Monday, 26 October 2009

The Origin of the Roundabouts

Roundabouts or rotaries (or traffic circles to give them their full latin name) are an amazing species. I live in England where they roam freely in great herds. Most especially, I live in Stevenage which is a designated zone of Special Scientific Interest and a Conservation area for the roundabout. Stevenage is to the roundabout what the Galápagos Islands are Galápagos Green Turtle or the Invisible Zebra.

Now if roundabouts were cute and fluffy, we'd be beating the naturalists and their film crews back with sticks. They're not. If they were exciting, aggressive or poisonous books would be written about them. Sillier naturalists would be poking them with sticks. They are slow moving, so slow most say they don't move at all. And neglected. We know so little of the life of a roundabout.

After many years of careful observation I believe the humble roundabout starts as the cute mini-roundabout like this one:

Development must be fast, because you never see a roundabout that is too small for a car to go around (even in Stevenage). A fully formed mini-roundabout must be born and grow in just a single night and move itself into the middle of the road to feed on the fumes and tyre-rubber of passing cars.

A theory that also plays on my mind, but I have all but discounted now, is the priciple of "budding" like yeasts. A single roundabout splits and forms a double roundabout. After a brief period of co-habiting the same road junction and once sufficient bits of car light, broken glass and detached paintwork have accumulated the "budded" one shifts off to it's own road junction.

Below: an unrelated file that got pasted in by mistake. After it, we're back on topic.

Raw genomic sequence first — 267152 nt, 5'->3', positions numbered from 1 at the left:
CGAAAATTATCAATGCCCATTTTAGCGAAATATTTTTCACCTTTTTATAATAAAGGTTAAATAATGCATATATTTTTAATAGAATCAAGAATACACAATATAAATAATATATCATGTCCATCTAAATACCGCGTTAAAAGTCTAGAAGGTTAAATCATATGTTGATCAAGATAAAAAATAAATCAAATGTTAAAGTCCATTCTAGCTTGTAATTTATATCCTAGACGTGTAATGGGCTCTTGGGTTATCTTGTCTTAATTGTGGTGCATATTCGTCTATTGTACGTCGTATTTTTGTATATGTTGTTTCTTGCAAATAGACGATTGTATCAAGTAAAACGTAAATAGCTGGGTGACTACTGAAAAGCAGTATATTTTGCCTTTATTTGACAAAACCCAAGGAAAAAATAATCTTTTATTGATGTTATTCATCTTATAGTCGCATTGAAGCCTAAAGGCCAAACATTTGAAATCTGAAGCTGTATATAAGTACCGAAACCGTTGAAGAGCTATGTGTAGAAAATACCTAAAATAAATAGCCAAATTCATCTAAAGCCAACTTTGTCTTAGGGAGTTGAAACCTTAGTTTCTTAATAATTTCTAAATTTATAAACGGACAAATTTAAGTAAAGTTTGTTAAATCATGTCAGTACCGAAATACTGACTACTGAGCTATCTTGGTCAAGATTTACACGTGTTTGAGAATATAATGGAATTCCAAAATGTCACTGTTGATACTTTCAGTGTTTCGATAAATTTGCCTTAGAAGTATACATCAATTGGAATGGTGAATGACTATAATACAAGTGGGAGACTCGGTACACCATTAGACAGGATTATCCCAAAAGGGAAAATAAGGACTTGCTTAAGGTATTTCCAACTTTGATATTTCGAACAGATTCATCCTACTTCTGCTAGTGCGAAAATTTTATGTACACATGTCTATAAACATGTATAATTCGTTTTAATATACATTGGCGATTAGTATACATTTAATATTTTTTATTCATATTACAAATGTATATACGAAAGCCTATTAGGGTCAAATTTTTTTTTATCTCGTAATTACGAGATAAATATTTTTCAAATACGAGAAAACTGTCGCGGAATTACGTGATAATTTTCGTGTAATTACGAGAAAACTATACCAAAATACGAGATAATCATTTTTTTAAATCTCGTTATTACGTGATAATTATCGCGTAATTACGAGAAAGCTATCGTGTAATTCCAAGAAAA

Clearly there are some issues with competion with traffic lights, and this is an area of separate study. A roundabout is clearly a stronger and more virulent species and will often displace a family unit of traffic lights to take the precious land of the road junction. The traffic lights can briefly be found huddling by road works, before passing on to other lands.

There is a further theory, that roundabouts are not a form of life at all, but rather are the end points of wormholes in space, one clockwise and the other counter-clockwise, that allow the passage of white vans, tractors and invalid carrages to the road directly in front of you. This theory is clearly rubbish and should be discounted from the minds of any right thinking conservationist. It is simply paranoia.

Anyhow, listen out tonight for the squealing noises of wheels, for this is the cleverly disguised call of the roundabout. They speak to each other. They do. Honestly.


  1. I was caught in a roundabout vortex when trying to drive in Great Britain about 20 years ago. It was so traumatic, I never attempted driving there again. Now the dreaded roundabout is beginning to show up here in the states. Just when I thought it was safe to go out!

  2. And of course there is the megabout, a fine example of this sub species is to be found at the bottom of the hill into Hemel Hempstead where it presumably stopped rolling. A mass budding of eight conjoined roundabouts forms a megabout. Travellers have vanished in its clutches and others disappeared for months, only to be returned in the dark of night, often to a nearby megabout off the M40 at Uxbridge. This tends to suppoort the theory about wormholes but weve already been told thats nonsense by idifficult who is never incorrect about these things.

  3. i love this commentary. perhaps next you could explain the famous "michigan" turn - which i hear you are beginning to see in your country. though i'd sooner turn left here than there thank you. =)

  4. Perhaps with huge amounts of government funding we might investigate the notorious Roundabout Nursery in Milton Keynes?

  5. Great read!
    When solitary they are relatively harmless, but when united they become quite boisterous, encouraging us to take chances when there is no need, with the intent of causing 'accidents' for them to feed from, or simply to prove their might by causing break downs of a mental nature. A good example of this is in Canvey Island, Essex.


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